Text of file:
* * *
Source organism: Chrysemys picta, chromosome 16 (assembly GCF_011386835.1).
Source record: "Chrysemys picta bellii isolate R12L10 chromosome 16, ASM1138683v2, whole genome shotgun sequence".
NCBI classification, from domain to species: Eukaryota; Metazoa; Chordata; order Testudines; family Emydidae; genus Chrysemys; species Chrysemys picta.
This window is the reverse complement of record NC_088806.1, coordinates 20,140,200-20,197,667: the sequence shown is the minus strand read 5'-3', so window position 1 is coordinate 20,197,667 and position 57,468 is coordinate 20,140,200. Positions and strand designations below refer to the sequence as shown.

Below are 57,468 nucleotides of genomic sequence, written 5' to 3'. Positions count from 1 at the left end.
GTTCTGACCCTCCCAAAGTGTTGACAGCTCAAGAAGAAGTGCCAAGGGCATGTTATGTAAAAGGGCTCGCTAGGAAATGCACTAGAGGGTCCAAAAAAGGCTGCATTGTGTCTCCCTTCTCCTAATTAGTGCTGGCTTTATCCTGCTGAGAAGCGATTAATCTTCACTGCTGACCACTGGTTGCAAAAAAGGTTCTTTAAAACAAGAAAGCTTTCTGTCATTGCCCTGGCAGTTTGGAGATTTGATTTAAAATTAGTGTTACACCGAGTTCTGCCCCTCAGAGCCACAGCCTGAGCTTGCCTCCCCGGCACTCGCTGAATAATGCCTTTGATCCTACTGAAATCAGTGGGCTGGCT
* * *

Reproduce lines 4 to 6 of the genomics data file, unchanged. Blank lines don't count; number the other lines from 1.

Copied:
This window is the reverse complement of record NC_088806.1, coordinates 20,140,200-20,197,667: the sequence shown is the minus strand read 5'-3', so window position 1 is coordinate 20,197,667 and position 57,468 is coordinate 20,140,200. Positions and strand designations below refer to the sequence as shown.

Below are 57,468 nucleotides of genomic sequence, written 5' to 3'. Positions count from 1 at the left end.
GTTCTGACCCTCCCAAAGTGTTGACAGCTCAAGAAGAAGTGCCAAGGGCATGTTATGTAAAAGGGCTCGCTAGGAAATGCACTAGAGGGTCCAAAAAAGGCTGCATTGTGTCTCCCTTCTCCTAATTAGTGCTGGCTTTATCCTGCTGAGAAGCGATTAATCTTCACTGCTGACCACTGGTTGCAAAAAAGGTTCTTTAAAACAAGAAAGCTTTCTGTCATTGCCCTGGCAGTTTGGAGATTTGATTTAAAATTAGTGTTACACCGAGTTCTGCCCCTCAGAGCCACAGCCTGAGCTTGCCTCCCCGGCACTCGCTGAATAATGCCTTTGATCCTACTGAAATCAGTGGGCTGGCT